“For us, it wasn’t about building an LS; it was about building an engine,” Bill says. “Sure, each engine design has its own quirks, and we learnt stuff during the build, but it’s shown us there’s plenty of potential.”
Displacing 7.0L, or 427ci in the old money, it’s built from an iron Dart LS Next block that has a few internal tweaks to make it a better foundation for ‘omigawd’ horsepower than a stock block. Unlike a standard GM block, the crank tunnel sees the oil first in the Dart item, with oil galleries set up to prioritise feeding the main bearings before the lifters. The Dart block also rocks conventional four-bolt main bearing saddles, and features better windage and control of internal crankcase pressure.
This makes for less turbulence inside the block due to crank and piston movement.
After losing an engine to oiling woes, Josh was sure he wouldn’t make that mistake again. The Grange now wears a comprehensive dry sump system to ensure full lube pressure is always maintained, no matter what rpm or g-forces are enacted on the car. A Moroso dry sump-spec pan sits on the bottom of the block, feeding the ARE pump with a Peterson can that holds far more oil than a stock wet sump equivalent.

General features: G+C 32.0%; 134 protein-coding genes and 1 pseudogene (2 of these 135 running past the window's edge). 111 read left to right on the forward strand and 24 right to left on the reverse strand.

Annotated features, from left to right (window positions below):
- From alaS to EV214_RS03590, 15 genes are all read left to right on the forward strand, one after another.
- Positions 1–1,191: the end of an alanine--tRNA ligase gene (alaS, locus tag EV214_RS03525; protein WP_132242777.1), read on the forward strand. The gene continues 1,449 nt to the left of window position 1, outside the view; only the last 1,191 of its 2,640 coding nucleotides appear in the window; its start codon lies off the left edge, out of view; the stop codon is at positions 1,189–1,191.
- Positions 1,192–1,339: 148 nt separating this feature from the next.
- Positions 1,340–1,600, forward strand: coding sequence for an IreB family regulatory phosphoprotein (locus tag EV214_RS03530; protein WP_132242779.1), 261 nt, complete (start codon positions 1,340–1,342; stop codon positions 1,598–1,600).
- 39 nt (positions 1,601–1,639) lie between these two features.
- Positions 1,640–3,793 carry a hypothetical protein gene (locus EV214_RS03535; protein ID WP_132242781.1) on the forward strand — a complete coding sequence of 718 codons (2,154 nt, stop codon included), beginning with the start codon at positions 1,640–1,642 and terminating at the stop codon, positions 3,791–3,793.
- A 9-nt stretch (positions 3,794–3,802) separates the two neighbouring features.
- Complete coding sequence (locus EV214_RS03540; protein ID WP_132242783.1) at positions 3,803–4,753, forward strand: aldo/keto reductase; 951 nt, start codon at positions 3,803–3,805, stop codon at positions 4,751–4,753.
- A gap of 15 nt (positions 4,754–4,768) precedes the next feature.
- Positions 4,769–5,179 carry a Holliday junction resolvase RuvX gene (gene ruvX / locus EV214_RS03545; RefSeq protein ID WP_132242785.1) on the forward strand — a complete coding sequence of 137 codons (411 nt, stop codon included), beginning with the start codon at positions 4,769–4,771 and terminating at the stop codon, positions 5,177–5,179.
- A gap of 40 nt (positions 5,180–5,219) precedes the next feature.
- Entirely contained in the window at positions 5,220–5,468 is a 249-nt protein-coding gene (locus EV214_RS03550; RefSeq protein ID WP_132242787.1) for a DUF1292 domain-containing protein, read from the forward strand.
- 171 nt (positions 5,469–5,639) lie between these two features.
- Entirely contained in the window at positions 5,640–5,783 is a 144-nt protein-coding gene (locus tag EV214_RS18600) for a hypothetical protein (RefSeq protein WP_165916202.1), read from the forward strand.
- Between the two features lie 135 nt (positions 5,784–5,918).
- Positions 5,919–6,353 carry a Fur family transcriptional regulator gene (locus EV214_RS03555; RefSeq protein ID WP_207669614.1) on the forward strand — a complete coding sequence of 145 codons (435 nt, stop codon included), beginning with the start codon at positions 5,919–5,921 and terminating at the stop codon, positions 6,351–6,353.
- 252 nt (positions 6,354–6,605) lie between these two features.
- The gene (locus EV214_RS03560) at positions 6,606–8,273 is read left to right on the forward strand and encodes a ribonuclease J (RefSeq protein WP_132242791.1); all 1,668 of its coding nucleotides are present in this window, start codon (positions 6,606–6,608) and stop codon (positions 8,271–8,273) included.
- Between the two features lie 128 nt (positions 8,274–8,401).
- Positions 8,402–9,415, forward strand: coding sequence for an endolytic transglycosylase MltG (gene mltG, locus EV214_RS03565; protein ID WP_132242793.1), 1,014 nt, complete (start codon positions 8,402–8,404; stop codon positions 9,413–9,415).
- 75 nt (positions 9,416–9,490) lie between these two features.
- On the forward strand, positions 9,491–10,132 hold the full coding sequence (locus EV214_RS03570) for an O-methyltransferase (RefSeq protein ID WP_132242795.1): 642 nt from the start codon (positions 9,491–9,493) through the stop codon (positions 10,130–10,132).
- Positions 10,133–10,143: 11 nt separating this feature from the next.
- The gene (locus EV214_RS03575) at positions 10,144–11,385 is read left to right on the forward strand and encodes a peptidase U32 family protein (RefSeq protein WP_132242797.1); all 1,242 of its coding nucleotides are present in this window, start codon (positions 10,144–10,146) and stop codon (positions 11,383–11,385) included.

The crank is a Callies, a favourite brand of BK’s, and Callies also turned out a special-order extra-beefy set of rods for Josh’s combo, while the pistons are Diamond units. The heads are big-port Brodix items, loosely based on the deep-breathing LS7 design, and they’ve been stuffed with top-shelf parts like Manley valves, PAC springs and T&D shaft-mounted rockers.
The big Holley Hi-Ram intake has been plumbed with 2400lb injectors. Josh has two fuel cells for the Grange: the street-spec 57-litre cell is swapped for a 10-litre one for racing, as less fuel means less weight and less flammable stuff when on-track. The big –12 fuel lines feed a mechanical fuel pump piggybacked off the dry sump system’s oil pump. From there, the injector plumbing is hard-lined.
Surprisingly, the car has a distributor rather than the LS engine’s coil-on-plug ignition set-up. It’s an MSD dizzy hanging off the front of the donk with a belt drive, while the motor management system is courtesy of an American BigStuff3 unit, a simple comp-style system that is a favourite of Bill’s.
The engine’s big lungs and a boost-friendly sub-9:1 compression were required due to the switch from blown to turbocharged induction. A pair of Precision 76/75 turbos on custom steam-pipe manifolds were added, along with Turbosmart wastegates, custom four-inch lightweight aluminium piping, a Plazmaman intercooler and fat 100mm pipes. While it can rev far harder, up past 8000rpm, Bill saw 1242hp at 6500rpm on conservative boost!